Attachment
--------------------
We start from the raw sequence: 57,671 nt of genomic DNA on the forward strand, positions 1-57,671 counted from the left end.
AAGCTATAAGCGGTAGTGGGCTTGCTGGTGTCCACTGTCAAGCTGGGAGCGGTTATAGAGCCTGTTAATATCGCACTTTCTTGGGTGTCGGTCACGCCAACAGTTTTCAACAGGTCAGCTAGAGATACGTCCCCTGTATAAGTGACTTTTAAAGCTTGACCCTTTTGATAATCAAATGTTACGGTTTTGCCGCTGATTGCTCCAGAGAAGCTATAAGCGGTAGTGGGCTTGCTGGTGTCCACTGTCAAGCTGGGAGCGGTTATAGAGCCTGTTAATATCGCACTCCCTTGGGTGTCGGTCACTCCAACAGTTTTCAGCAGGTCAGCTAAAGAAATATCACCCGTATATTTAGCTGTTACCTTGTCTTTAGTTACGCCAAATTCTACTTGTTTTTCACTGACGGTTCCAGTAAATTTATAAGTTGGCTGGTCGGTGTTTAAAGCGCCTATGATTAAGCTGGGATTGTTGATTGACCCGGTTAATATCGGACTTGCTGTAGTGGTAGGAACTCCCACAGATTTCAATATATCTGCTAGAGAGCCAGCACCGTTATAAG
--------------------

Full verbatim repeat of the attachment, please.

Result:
We start from the raw sequence: 57,671 nt of genomic DNA on the forward strand, positions 1-57,671 counted from the left end.
AAGCTATAAGCGGTAGTGGGCTTGCTGGTGTCCACTGTCAAGCTGGGAGCGGTTATAGAGCCTGTTAATATCGCACTTTCTTGGGTGTCGGTCACGCCAACAGTTTTCAACAGGTCAGCTAGAGATACGTCCCCTGTATAAGTGACTTTTAAAGCTTGACCCTTTTGATAATCAAATGTTACGGTTTTGCCGCTGATTGCTCCAGAGAAGCTATAAGCGGTAGTGGGCTTGCTGGTGTCCACTGTCAAGCTGGGAGCGGTTATAGAGCCTGTTAATATCGCACTCCCTTGGGTGTCGGTCACTCCAACAGTTTTCAGCAGGTCAGCTAAAGAAATATCACCCGTATATTTAGCTGTTACCTTGTCTTTAGTTACGCCAAATTCTACTTGTTTTTCACTGACGGTTCCAGTAAATTTATAAGTTGGCTGGTCGGTGTTTAAAGCGCCTATGATTAAGCTGGGATTGTTGATTGACCCGGTTAATATCGGACTTGCTGTAGTGGTAGGAACTCCCACAGATTTCAATATATCTGCTAGAGAGCCAGCACCGTTATAAG